One Hour of Bowling and Shoe Rental for Four with Super Nachos or Large Pizza at 10 Pin Alley (Up to 51% Off)

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Sale Ends 01:20:13
Up to 51% Off

Customer Reviews

28 Ratings

Great service and staff fun time w kids!!
Nancy C. · March 21, 2017
Staff was great. Family had a fun time.
Maria R. · January 26, 2017
I loved it usually we pay 36 for one hour just for bowling so it worked perfectly!!😊
Vanessa P. · July 31, 2016

What You'll Get


Choose Between Two Options

$22.50 for one hour of bowling and shoe rental for four people with super nachos ($38 value)

  • Bowling for four (a $28 value)
  • Super nachos (a $10 value)

$23 for one hour of bowling and shoe rental with one large 1-topping pizza ($47 value)

  • Bowling for four (a $28 value)
  • Pizza (a $19 value)

Automatic Pinsetters: What’s Going on Back There?

When you’re focused on getting a strike, it’s easy to ignore the action at the end of the lane. Read on to learn how automatic pinsetters make that second roll possible.

Though automatic pinsetters were being developed by bowling companies as early as the 1910s, it was an alley owner who provided the push for their mass production. In the 1930s, George Beckerle reportedly complained to inventor and regular bowler Gottfried Schmidt about his pinboys—they just wouldn’t stick around. At the time, pins were almost universally set by human hands, often those of low-paid teenage boys. They perched on a ledge behind the pins, waiting to jump down into the ball pit, slide the ball back to the bowler, and then reset the pins for the next roll. Though the work was dull, pinboys still had to keep an eye on the game and watch out for angry bowlers who might take their frustration out on their shins. Serious injuries were not uncommon.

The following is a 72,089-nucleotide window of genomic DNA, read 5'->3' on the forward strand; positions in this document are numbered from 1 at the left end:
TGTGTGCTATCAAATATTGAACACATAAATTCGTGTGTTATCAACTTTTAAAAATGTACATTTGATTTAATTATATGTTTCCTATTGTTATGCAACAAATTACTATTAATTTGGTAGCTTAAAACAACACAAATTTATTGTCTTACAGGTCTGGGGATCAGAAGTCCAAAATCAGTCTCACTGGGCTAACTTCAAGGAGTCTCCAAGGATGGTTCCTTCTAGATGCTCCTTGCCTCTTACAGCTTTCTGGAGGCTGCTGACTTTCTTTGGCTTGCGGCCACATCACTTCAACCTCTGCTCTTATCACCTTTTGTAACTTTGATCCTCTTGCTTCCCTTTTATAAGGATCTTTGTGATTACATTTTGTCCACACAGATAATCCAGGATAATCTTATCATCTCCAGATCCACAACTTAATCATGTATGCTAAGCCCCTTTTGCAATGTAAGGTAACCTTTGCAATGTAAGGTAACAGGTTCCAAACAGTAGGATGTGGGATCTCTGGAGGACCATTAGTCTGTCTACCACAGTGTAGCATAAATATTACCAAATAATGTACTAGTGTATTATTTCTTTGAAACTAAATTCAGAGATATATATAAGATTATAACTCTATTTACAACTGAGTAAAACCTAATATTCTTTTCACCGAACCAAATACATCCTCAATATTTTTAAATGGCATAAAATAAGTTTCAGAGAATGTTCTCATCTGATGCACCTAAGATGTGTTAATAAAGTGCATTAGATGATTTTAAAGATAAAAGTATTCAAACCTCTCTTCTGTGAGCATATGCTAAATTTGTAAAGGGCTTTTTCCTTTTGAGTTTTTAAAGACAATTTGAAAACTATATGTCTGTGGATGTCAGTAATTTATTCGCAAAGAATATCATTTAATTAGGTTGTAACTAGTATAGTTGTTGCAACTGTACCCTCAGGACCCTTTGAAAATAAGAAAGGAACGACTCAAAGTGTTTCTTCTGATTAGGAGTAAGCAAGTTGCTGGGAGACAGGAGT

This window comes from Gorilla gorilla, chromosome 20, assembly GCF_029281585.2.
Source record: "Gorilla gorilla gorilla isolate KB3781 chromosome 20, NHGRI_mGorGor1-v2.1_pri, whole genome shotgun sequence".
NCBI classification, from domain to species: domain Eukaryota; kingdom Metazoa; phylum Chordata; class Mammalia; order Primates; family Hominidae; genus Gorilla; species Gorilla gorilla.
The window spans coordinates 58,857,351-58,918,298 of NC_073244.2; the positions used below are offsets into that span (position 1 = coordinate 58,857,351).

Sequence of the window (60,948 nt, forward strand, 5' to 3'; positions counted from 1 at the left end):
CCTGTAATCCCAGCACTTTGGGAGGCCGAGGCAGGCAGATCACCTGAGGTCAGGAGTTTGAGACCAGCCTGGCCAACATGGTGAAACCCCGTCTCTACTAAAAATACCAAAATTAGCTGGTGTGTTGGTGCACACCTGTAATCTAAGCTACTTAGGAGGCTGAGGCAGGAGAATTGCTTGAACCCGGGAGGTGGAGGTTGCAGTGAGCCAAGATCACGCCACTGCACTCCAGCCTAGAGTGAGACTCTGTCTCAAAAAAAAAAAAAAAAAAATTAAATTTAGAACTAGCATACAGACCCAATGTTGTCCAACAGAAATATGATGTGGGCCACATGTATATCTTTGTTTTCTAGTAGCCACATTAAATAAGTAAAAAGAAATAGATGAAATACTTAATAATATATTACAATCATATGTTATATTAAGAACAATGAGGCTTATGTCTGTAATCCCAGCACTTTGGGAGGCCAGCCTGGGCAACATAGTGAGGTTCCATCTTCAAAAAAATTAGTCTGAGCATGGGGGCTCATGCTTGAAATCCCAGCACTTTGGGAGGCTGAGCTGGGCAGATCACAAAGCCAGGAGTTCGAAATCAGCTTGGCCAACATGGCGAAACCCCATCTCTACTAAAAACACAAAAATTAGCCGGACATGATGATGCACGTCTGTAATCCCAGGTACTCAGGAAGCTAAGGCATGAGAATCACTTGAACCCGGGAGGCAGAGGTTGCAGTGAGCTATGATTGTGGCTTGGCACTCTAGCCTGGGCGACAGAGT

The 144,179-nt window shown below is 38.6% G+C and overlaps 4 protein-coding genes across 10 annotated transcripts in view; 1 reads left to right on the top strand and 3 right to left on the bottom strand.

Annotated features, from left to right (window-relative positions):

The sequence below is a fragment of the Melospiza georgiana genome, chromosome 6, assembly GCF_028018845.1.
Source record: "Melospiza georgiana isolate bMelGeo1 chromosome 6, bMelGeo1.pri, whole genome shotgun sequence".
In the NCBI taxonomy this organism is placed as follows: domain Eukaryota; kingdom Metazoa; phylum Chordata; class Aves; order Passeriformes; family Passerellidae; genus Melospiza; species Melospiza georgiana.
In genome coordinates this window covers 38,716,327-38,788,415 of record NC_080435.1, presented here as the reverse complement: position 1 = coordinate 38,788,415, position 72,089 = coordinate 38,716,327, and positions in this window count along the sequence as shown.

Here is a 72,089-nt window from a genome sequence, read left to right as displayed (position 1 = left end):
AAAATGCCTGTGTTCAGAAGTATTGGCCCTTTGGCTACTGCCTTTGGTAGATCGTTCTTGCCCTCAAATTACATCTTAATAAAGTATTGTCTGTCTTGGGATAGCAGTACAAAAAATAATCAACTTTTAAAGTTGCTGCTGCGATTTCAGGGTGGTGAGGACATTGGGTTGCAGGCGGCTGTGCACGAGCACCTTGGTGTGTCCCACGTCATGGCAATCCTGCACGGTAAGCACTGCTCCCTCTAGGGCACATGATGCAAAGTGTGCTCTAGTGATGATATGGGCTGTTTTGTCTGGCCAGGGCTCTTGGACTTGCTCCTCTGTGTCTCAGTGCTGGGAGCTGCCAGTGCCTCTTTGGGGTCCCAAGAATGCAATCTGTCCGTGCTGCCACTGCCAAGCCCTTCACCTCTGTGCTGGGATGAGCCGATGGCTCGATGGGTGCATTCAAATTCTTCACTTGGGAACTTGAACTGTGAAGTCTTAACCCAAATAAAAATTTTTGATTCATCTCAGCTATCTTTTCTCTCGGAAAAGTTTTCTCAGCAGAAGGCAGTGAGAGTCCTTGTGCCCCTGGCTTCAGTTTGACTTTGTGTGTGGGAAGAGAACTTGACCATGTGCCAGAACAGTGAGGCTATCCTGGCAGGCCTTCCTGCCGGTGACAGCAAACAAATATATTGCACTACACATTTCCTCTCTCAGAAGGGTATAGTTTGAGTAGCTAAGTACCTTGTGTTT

Just like their human predecessors, automatic pinsetters clear away fallen pins and create a new rack before the start of a frame. They can do this very quickly—the AMF 8800 Gold Edition pinsetter holds the world speed record, with a strike cycle time of 8.5 seconds. At the start of a frame, a sensor located a few feet from the pins detects a roll. After the ball falls into the ball pit, a rectangular sheet of metal called the sweep lowers to guard the pins from illegal rolls and lost shuffleboard players. Next, the pin table, outfitted with 10 holes, lowers on top of the standing pins and grasps them with its tongs. Then, the sweep pulls back, knocking the downed pins into the ball pit just before the pin table replaces the remaining pins.

As the spent pins are pushed toward the pin elevator by a conveyor, the ball veers off through a door, where it will travel under the lane and back up to the bowler. Meanwhile, the pins continue on into the pin elevator, which feeds the pin distributor that lets the pin table emerge with a fresh rack of 10 when the second roll is finished—any lane has a total of 20 pins moving through its guts at all times. Today, pinboys are mostly as extinct as dodos or goblins, but a few bowling alleys still hew to the nostalgic, if somewhat perilous, old system.

The Fine Print


Promotional value expires 90 days after purchase. Amount paid never expires. Reservation required. Limit 1 per person, may buy 1 additional as gift. Valid only for option purchased. May be repurchased every 60 days. Merchant is solely responsible to purchasers for the care and quality of the advertised goods and services.

About 10 Pin Alley


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By purchasing this deal you'll unlock points which can be spent on discounts and rewards. Every 5,000 points can be redeemed for $5 Off your next purchase.